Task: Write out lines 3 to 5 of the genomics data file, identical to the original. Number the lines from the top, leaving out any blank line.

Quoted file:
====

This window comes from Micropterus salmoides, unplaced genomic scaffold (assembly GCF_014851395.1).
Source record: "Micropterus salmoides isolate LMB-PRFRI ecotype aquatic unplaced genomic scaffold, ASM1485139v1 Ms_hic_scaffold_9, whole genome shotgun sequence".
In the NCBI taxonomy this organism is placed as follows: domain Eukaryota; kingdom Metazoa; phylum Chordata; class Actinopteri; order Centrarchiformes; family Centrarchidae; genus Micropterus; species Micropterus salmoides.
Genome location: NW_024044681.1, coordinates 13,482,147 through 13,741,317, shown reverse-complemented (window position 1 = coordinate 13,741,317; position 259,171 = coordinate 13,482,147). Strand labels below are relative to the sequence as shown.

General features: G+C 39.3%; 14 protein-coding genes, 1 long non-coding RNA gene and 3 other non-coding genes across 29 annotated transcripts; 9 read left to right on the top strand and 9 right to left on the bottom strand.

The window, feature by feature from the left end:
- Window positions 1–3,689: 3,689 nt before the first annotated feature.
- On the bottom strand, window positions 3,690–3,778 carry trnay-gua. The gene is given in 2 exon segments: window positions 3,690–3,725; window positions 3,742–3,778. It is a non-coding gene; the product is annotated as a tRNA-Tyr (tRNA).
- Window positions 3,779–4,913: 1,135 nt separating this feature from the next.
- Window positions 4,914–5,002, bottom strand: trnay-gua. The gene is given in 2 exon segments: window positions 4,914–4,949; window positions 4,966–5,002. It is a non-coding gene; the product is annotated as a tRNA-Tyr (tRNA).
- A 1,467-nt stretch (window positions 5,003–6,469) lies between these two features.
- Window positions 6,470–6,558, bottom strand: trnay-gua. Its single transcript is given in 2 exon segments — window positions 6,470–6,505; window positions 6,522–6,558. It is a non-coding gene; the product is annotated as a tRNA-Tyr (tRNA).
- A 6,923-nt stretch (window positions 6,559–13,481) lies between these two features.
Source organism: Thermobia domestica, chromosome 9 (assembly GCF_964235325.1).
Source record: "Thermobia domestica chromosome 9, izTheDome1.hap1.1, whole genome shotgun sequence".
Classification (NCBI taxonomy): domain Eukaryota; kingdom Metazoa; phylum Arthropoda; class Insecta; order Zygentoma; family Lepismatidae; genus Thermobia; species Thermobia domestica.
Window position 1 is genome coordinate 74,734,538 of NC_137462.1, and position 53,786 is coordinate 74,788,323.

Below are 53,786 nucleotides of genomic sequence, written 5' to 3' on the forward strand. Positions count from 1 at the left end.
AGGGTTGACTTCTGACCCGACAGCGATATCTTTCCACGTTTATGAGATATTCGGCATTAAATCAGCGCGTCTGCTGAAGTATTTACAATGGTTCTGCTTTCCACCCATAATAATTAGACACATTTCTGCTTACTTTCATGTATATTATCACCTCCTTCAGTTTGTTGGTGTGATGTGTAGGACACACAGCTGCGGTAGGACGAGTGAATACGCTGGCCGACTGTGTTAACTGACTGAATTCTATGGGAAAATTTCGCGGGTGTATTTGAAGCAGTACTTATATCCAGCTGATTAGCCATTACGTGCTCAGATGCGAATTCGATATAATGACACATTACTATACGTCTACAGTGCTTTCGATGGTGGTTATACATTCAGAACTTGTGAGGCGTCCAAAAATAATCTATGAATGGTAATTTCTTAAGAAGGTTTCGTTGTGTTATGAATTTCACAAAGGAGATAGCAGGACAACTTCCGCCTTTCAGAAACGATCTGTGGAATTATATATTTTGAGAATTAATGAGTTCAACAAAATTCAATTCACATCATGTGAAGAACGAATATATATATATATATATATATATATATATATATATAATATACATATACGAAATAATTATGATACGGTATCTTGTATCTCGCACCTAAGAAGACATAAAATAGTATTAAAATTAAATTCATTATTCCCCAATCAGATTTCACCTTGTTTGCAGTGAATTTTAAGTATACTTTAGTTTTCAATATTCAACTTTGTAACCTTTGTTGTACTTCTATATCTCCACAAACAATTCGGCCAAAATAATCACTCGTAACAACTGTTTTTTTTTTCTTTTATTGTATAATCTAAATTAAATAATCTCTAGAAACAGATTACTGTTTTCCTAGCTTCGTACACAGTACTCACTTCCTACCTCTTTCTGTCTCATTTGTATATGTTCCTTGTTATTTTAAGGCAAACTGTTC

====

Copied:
In the NCBI taxonomy this organism is placed as follows: domain Eukaryota; kingdom Metazoa; phylum Chordata; class Actinopteri; order Centrarchiformes; family Centrarchidae; genus Micropterus; species Micropterus salmoides.
Genome location: NW_024044681.1, coordinates 13,482,147 through 13,741,317, shown reverse-complemented (window position 1 = coordinate 13,741,317; position 259,171 = coordinate 13,482,147). Strand labels below are relative to the sequence as shown.

General features: G+C 39.3%; 14 protein-coding genes, 1 long non-coding RNA gene and 3 other non-coding genes across 29 annotated transcripts; 9 read left to right on the top strand and 9 right to left on the bottom strand.